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Soon there will be a new class of ’21 graduates who will be finding full time jobs and managing their finances on their own for the first time.
Since most universities don’t offer financial literacy education, college graduates are left with little-to-no knowledge when it comes to managing their money. Bills and rent and car payments start to add up very quickly, and if you’re not careful, you could find yourself in a whole lot of debt.
We’ve identified the major money mistakes that most grads are guilty of making early in their career, as well as how you can avoid making the same ones.
When you land your first job and receive your offer letter with your new salary, it’s easy to get excited and start making decisions about where you can afford to live and what car you can afford to drive based off of all that money you’re now making. But the reality is, all that money will not make its way into your bank account.
You need to account for taxes and other payroll deductions. Make sure you read your first paycheck carefully and understand how much you’ll actually bring home each month before making any major financial decisions.
If you find yourself spending more money than you are taking home, it’s time for you to make some cuts.
And by solid we mean accurate, thoughtful, and all-inclusive. The key to feeling secure in your finances is knowing how many pennies you’ve got in your piggy bank and exactly where they all go every month. You’ve got to think about everything–rent, groceries, utilities, evenings out, your Prime membership, car payments, insurance, your Mom’s birthday present, and the list goes on. You’ll also need to factor in saving each month for an emergency fund and retirement.
Experts suggest that about 50% of your take-home pay should be used towards your needs, 20% should be going into savings and that leaves you with 30% to spend however you’d like. See, budgeting doesn’t equal boring! You can still enjoy the things you love–just keep an eye on your budget while you’re having fun.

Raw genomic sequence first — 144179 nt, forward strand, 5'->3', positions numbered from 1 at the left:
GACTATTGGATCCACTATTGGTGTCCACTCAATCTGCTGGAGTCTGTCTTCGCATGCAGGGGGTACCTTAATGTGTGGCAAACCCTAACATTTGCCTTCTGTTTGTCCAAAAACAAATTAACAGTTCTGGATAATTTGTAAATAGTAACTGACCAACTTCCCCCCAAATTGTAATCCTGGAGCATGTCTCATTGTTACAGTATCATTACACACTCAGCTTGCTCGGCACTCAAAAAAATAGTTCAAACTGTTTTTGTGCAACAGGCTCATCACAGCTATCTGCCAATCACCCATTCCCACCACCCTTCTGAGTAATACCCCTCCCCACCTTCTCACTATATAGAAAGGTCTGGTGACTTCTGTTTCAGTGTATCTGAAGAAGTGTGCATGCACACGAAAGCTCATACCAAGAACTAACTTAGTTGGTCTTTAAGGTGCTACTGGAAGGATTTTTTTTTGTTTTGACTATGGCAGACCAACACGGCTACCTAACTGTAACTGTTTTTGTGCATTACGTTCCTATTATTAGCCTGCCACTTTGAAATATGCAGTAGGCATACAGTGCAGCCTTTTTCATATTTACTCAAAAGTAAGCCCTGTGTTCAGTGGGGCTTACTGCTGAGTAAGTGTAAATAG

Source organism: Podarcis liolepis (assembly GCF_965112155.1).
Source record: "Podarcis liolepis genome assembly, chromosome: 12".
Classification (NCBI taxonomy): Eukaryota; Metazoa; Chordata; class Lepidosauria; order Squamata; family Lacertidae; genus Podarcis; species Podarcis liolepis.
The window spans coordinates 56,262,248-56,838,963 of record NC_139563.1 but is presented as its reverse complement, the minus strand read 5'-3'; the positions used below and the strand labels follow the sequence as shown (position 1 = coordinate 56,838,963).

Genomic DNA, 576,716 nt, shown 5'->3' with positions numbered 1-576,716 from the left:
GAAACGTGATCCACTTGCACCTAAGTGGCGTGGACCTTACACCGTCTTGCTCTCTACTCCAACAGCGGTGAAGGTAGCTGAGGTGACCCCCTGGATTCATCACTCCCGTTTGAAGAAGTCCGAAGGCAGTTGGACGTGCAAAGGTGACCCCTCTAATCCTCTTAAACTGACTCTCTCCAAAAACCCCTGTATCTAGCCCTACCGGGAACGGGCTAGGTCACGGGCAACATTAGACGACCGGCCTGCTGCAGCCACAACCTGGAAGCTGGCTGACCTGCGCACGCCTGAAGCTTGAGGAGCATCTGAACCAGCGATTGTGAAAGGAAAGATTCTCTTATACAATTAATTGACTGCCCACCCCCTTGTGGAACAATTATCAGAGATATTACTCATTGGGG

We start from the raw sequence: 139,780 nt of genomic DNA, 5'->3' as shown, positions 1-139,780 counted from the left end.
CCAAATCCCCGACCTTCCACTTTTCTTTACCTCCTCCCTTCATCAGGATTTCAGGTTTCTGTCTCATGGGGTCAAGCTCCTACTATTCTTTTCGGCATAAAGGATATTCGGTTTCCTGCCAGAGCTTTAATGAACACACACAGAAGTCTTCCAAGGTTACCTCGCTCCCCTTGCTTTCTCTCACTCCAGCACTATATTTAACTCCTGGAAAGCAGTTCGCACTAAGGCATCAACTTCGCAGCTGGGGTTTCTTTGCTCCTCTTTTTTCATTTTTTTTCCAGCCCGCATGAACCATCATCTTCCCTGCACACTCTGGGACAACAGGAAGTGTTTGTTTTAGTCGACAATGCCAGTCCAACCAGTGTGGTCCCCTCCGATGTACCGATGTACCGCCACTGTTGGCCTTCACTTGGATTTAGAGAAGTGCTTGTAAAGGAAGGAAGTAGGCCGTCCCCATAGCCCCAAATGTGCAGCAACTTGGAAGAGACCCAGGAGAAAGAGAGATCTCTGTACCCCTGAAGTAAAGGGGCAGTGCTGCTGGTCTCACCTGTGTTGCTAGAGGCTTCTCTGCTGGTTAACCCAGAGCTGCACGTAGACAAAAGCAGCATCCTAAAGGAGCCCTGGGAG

Click here for some tips on how to create a well-thought-out budget.
Student loan debt is an easy one to overlook when you’re initially creating your budget. Since most student loans come with a grace period, many recent grads make the mistake of finding a place to live or signing a lease for a vehicle before knowing when they have to start paying back their student loans and how much the monthly payment will be.
Your student loans are a fixed cost that needs to be factored into your budget and needs to be considered before making important decisions regarding your money.
Just like eating well and exercising, saving money is a habit and it’s one you need to start practicing from day one. But still, we hear it all the time, “I’ll start saving later.” Don’t make this mistake, grads (or anyone who’s reading this and isn’t currently saving!).
The better move is to start saving now and get into the habit of paying yourself first. Saving shouldn’t be an afterthought. It should be the first thing you do on payday.
Pro tip: set up an automatic transfer for each payday to move some of your cash into a savings account.
Also, while we’re on the topic of saving money, let’s talk about retirement. This is something else you need to start saving for from day one. Even small contributions in your 20s will yield big results later in life.
On top of waiting to save for retirement, another mistake that recent graduates make is not taking advantage of their employer’s matching program. If your company will match your RRSP contributions, they are basically offering you free money–do yourself a favour and don’t pass this up!
Despite your best efforts and intentions to avoid the above mistakes, sometimes life happens and student loan debt and other debts can become overwhelming. If you need help managing your debt and would like to discuss your options, reach out to one of our experienced debt advisors now.
Licensed Insolvency Trustee
Greg Best enjoys working with clients to create solutions for their financial needs.
CPA, CA, CIRP
Licensed Insolvency Trustee
Chris Sinclair believes a practical approach is required to solve serious financial difficulties.
Cynthia’s goal is to ensure that every client feels respected and understood and to instill hope that they can get their life back by giving them the fresh start they deserve.